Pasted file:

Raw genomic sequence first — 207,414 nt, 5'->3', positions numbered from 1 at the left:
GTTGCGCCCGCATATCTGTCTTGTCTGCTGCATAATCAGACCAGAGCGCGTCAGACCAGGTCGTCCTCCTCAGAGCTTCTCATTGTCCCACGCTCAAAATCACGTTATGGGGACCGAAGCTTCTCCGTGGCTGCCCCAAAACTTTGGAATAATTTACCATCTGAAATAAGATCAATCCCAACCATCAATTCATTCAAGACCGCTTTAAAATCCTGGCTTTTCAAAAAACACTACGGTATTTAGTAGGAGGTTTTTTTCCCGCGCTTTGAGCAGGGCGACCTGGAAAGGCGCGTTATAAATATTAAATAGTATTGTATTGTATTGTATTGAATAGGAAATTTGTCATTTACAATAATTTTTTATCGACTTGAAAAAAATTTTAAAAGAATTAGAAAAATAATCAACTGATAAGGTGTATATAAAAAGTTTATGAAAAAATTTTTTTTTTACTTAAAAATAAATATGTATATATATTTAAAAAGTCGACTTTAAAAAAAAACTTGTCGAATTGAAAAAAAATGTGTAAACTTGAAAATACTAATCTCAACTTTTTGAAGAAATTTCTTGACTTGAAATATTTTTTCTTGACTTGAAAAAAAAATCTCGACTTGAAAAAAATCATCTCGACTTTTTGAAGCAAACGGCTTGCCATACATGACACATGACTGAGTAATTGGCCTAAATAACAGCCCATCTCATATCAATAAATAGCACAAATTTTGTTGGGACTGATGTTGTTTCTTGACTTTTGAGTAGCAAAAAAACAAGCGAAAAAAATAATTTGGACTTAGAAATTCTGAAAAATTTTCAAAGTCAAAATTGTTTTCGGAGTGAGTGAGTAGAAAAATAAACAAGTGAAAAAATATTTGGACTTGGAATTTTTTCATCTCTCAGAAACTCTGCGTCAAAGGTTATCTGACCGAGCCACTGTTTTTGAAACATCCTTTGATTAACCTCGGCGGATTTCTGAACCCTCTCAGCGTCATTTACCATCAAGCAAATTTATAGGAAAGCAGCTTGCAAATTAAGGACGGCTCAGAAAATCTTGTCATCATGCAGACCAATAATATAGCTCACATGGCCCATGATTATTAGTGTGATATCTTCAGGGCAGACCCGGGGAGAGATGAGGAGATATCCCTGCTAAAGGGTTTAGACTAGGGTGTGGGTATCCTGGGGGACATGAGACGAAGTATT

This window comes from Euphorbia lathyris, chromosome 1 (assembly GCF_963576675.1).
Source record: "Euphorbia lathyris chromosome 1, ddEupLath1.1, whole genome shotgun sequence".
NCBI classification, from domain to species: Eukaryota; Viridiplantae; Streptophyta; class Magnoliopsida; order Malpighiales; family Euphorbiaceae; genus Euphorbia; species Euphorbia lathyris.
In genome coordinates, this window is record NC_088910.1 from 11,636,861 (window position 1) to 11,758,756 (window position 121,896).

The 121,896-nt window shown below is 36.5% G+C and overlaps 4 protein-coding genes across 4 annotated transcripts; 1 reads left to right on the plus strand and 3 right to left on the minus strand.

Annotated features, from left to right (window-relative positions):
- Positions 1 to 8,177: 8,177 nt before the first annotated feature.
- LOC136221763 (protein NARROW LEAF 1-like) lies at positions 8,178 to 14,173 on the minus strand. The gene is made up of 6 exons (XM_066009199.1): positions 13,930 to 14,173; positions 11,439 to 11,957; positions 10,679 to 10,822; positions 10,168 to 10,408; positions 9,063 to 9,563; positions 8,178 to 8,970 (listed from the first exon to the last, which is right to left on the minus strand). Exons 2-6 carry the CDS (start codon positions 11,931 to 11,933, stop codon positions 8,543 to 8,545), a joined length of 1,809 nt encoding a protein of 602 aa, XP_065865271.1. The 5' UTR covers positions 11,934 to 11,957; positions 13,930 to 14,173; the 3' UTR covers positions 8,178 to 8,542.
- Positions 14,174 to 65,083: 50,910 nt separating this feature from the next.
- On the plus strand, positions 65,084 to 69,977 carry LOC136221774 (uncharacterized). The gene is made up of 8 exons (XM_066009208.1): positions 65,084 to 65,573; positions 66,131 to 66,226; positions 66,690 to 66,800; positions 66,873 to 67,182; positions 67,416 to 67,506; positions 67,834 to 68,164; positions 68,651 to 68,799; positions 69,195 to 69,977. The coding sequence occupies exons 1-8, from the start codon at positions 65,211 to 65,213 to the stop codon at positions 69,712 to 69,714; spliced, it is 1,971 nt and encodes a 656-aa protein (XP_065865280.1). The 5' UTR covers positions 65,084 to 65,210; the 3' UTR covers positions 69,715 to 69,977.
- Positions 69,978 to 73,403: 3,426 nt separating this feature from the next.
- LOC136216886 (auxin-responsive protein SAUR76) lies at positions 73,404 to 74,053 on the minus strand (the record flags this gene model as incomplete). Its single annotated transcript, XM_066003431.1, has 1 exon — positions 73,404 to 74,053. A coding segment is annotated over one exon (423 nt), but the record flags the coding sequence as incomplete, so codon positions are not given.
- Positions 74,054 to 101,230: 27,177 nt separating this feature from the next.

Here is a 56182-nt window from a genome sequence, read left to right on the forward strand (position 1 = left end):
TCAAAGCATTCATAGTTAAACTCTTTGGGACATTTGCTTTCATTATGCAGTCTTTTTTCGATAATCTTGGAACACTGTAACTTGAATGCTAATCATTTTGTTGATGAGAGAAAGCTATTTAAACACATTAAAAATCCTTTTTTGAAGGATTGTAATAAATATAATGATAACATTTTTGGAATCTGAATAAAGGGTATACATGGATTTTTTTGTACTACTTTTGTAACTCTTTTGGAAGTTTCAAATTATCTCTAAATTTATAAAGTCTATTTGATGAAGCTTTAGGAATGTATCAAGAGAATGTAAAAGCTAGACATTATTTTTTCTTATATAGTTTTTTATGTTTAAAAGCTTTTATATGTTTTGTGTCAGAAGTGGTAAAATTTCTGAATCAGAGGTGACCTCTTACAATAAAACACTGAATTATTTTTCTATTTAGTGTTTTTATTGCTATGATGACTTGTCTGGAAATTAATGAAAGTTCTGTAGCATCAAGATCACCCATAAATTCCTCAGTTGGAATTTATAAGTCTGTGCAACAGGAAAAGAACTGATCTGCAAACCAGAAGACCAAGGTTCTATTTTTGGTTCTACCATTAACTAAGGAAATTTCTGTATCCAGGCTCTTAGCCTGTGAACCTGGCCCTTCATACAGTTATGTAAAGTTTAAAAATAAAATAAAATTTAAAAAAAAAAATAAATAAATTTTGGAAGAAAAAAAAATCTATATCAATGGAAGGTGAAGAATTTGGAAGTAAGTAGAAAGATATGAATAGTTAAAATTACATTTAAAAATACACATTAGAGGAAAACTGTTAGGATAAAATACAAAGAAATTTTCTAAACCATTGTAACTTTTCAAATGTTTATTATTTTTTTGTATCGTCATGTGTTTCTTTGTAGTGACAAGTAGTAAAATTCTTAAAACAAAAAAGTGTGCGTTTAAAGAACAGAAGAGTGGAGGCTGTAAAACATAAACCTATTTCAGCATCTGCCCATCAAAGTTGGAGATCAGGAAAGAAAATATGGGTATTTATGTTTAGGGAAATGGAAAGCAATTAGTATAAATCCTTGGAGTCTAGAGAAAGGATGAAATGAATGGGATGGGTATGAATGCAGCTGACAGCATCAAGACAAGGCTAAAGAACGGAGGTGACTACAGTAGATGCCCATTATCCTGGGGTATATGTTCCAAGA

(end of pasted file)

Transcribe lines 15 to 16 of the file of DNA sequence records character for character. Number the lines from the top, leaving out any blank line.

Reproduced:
- Positions 74,054 to 101,230: 27,177 nt separating this feature from the next.

Here is a 56182-nt window from a genome sequence, read left to right on the forward strand (position 1 = left end):